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This article was first published 6 years ago  » Business » 'I would love to see a weak rupee'

'I would love to see a weak rupee'

By Vaihayasi Pande Daniel
December 22, 2017 09:43 IST
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'Obviously, there is always an argument that a weaker rupee could push up, to some, extent exports.'
'The fact that the rupee has appreciated against the Chinese currency is pushing a lot of Chinese imports into the Indian market.'

Illustration: Dominic Xavier
Illustration: Dominic Xavier/

"The rupee has appreciated against the dollar quite a bit in the last couple of months and a part of this could be because of the confidence in the Indian economy," Dr Soumya Kanti Ghosh, group chief economic advisor, State Bank of India, tells's Vaihayasi Pande Daniel in the concluding part of the interview.


Will there still be a 3.2 per cent fiscal deficit target?

That I am not sure what kind of fiscal deficit because there is a lot of debate on that. At the end of the day I think (Finance Minister Arun) Jaitley has walked the path of fiscal prudence and I don't think he will easily abandon that in the last year or so.

What are some of the solutions that might work for some of the problems that do exist? Like jobs is a big problem.

Jobs are obviously an issue. The government needs to focus on certain sectors like the affordable housing sector, which has the maximum employment elasticity.

The other sectors (the government could focus on) should be the export-oriented ones, now that the global economy is moving up -- sectors like the textile sector, leather sector, the gems and jewellery.

These are some of the sectors which are export intensive and the government should try to see that these sectors can be promoted in a big manner.

The other thing the government must do: Women's participation in employment has been falling significantly over the last couple of years.

This is one area where the government needs to do a thorough check-up on how it can actually energise the women participation in the work force.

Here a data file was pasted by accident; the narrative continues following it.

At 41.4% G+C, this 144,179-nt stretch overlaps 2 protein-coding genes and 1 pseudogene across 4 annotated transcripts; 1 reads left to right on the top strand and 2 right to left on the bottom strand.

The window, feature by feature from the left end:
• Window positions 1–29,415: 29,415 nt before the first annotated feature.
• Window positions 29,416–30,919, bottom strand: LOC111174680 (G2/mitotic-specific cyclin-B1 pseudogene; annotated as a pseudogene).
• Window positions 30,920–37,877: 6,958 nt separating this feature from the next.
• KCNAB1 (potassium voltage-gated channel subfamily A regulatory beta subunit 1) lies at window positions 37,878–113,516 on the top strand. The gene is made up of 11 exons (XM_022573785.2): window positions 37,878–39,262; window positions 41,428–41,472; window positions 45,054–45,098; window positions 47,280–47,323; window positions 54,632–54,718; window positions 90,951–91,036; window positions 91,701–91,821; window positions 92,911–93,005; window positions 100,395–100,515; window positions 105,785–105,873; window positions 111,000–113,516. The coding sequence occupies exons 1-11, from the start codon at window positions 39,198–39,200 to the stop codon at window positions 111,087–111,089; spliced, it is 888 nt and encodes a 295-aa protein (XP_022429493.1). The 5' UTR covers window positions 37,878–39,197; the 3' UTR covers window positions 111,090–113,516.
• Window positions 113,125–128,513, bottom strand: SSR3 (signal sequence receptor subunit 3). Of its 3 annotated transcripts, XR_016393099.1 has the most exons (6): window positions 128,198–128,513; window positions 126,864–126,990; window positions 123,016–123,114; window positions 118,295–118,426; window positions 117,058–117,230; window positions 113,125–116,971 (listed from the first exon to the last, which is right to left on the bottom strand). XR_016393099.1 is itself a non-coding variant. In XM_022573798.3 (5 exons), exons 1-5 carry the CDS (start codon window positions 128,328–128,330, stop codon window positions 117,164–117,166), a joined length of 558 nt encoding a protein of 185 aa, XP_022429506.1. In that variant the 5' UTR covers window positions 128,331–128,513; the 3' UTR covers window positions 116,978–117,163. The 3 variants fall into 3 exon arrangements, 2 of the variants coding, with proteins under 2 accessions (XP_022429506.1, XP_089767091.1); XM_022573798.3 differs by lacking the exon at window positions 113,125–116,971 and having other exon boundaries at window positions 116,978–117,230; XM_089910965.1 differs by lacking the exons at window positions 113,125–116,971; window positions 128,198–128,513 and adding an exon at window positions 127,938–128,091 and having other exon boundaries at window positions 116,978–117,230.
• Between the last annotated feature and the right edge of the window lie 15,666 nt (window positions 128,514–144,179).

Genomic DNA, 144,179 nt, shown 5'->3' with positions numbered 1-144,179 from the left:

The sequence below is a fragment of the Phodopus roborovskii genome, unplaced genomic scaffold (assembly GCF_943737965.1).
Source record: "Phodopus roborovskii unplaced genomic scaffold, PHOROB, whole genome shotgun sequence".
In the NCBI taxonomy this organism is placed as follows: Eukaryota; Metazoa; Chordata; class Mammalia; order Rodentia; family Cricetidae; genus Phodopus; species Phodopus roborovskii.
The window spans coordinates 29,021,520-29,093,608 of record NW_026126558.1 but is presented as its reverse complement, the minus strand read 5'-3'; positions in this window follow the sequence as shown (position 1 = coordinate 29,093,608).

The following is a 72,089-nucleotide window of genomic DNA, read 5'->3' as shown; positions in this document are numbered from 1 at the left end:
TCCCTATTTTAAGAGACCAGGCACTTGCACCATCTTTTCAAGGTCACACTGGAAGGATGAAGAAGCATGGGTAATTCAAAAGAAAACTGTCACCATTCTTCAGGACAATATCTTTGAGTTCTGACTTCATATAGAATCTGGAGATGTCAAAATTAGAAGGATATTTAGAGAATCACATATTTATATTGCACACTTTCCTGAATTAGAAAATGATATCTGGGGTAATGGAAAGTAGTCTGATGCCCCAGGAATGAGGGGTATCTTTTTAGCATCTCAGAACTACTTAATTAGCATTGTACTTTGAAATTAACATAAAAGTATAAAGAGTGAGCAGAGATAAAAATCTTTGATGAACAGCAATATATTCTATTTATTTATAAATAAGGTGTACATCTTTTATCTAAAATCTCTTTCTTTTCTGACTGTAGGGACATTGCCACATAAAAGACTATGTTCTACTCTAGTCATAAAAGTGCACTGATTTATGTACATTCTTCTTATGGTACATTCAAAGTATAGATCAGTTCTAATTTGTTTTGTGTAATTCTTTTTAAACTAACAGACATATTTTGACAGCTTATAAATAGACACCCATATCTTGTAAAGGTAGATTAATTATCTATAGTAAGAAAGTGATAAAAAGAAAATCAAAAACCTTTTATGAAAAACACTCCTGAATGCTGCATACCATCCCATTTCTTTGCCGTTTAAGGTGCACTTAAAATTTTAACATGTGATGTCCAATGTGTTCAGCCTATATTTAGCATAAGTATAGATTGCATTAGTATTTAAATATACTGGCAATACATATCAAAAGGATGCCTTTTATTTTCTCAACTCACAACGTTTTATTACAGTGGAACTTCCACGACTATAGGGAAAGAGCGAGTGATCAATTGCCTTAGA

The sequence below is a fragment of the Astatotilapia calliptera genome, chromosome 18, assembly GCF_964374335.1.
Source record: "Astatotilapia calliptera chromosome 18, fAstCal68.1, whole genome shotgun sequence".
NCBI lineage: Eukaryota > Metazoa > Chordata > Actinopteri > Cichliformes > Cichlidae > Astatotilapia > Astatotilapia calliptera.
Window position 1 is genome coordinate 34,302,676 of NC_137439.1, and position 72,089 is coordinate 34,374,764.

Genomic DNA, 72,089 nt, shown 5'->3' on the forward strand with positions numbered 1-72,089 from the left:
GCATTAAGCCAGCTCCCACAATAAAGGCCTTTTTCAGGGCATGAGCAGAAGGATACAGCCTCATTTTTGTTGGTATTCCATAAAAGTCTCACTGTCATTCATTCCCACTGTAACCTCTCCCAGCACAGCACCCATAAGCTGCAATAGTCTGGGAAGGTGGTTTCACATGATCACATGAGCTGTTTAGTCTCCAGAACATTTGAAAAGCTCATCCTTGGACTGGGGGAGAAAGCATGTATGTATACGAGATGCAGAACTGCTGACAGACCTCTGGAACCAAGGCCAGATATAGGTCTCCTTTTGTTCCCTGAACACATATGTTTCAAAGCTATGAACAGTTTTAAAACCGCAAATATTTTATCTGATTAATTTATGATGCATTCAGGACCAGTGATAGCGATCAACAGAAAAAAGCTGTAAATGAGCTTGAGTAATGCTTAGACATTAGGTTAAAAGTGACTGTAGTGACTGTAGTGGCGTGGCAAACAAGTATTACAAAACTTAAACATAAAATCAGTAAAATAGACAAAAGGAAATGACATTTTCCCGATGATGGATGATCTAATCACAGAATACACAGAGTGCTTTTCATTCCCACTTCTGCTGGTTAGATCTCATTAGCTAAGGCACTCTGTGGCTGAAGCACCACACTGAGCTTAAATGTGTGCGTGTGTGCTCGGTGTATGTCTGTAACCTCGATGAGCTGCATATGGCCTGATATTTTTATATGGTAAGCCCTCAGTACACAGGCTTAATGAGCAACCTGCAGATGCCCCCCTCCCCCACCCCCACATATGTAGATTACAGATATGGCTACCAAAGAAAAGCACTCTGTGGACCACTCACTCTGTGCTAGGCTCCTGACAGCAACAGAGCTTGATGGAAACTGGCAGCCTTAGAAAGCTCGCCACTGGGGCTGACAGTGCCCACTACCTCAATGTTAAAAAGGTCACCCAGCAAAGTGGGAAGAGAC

Women have always the dual role of maintaining their family and also doing their jobs.

One thing the government could do is to -- just saying this aloud -- the government should push more women into (working at) day care shelters (whose numbers are currently hugely lagging behind) in the urban areas.

The government can actually incentivise more women from rural areas to come in and sit at (man) these day-care centres, so women from the urban areas can use those day care centres.

That will kill two birds with one stone. It will push up women's participation in the employment grid and will also give more women employment at the lower end of the spectrum.

Also, the government needs to train people much (better). It could actually use the Mudra scheme (Pradhan Mantri Mudra Loan Yojana) and train people (by tying up) with private sector (to) train these entrepreneurs, who are getting loans from the government.

What are the one or two right things you see and what are one or two of the worrying things you see, as we stand here?

I would say most of the things are looking up quite well, in terms of the micro numbers, in terms of the financial stability, in terms of the macro numbers; so all of the numbers are looking good.

But two things which I would like to see settled -- maybe in the next one or two years and this is a very important -- one is the asset quality issues of the banks, which the government and the RBI is taking heed in terms of insolvency and bankruptcy.

That is one thing that government needs to solve and which will go on and recapitalise the banks.

I strongly believe if that is the one thing if done could solve 50 percent of your problems.

The other problem: The government needs to (look at) innovative ways to see how the employment growth could be given a strong feed.

There are a lot of positive things happening, but we need to, at least, address the issues of bank asset quality and employment generation head on. It will give a lot of (feed) to the market in terms of a positive booster sentiment.

So you would also say, for the people who doubt GST and demonetisation, that they should take hope in the fact that it gives a good message?

My only message is that never doubt the intentions with which these moves were done.